R.D. Olsen Development adds another hotel to its development stable, this time in Newport Beach, with the opening of the Lido House, Autograph Collection Hotel in April 2018. The 130-room, Cape Cod-style, Marriott-affiliated, upper-upscale hotel features a rooftop lounge, a spa, a salt-water pool, and a custom champagne blend created in France. R.D. Olsen Development holds an 85-year lease from the City of Newport Beach for the land. Also, in April, Beverly Hills-based Newport Hotel Holding LLC completed renovations and the reflagging of the former Radisson Hotel Newport Beach to the Hyatt Regency John Wayne Airport. Property-wide renovations to this hotel, located adjacent to John Wayne Airport, were estimated to have cost up to $35 million. The 343-room hotel features a towering, seven-story, central atrium and 28,000 square feet of meeting space.
When looking at the occupancy rate by month and days of the week, the Orange County beach hotel market is relatively consistent. Figure 3 illustrates the monthly changes in occupancy rate percentage. Based on STR data of select full-service properties, the occupancy levels peak during the summer. This strengthens the argument that hotels in the Orange County beach area rely on their most important asset to draw in guests during the summer. Figure 4 highlights peaks in occupancy during both midweek and Saturdays, which speaks to the strength of both the commercial and leisure demand segments and their respective abilities to fill rooms across the week. Overall, occupancy levels in the trailing twelve months ending May 2018 are consistently above 68% throughout various seasons, illustrating the unique stability of hotels in this area.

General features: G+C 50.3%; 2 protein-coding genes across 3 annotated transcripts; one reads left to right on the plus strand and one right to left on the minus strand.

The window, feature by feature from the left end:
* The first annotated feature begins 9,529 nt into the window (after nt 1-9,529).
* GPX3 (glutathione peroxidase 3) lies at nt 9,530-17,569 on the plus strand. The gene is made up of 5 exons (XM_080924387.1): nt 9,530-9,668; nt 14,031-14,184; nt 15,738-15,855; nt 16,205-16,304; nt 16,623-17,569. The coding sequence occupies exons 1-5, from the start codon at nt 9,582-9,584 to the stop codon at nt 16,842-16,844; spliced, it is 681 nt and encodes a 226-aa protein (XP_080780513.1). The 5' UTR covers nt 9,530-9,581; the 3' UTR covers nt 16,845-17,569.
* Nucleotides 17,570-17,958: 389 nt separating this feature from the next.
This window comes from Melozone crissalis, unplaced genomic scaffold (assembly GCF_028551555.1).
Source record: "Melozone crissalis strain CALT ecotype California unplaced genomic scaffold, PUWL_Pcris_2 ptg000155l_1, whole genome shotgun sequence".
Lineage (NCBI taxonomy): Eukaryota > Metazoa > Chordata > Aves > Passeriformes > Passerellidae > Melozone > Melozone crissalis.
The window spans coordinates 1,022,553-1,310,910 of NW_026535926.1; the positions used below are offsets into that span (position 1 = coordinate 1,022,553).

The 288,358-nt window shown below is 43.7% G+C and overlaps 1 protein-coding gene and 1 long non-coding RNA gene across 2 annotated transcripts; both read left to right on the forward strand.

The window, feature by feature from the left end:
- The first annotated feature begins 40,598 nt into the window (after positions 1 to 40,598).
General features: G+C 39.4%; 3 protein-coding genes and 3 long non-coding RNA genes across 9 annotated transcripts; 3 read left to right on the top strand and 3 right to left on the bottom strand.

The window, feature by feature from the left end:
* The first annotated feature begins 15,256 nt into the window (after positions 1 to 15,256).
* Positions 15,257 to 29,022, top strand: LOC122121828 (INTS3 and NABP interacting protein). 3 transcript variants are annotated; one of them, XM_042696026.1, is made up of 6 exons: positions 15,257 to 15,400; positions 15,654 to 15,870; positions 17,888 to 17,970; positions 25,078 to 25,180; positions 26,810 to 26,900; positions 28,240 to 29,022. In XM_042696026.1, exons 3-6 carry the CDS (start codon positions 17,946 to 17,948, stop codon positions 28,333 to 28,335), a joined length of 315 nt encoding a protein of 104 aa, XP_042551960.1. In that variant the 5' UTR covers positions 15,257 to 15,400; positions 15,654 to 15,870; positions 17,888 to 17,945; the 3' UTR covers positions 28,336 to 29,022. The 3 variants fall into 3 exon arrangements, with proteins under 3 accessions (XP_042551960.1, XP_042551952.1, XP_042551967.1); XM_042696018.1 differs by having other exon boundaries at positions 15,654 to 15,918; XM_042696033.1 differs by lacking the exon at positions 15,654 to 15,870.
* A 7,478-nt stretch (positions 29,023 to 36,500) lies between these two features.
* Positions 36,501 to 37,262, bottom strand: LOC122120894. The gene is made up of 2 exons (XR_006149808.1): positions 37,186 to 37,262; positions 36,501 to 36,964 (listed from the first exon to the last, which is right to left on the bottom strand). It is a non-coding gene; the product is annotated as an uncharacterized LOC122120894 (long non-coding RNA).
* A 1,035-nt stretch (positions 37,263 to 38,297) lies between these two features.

Orange County Beach Market Monthly Seasonality
Orange County Beach Market Weekly Seasonality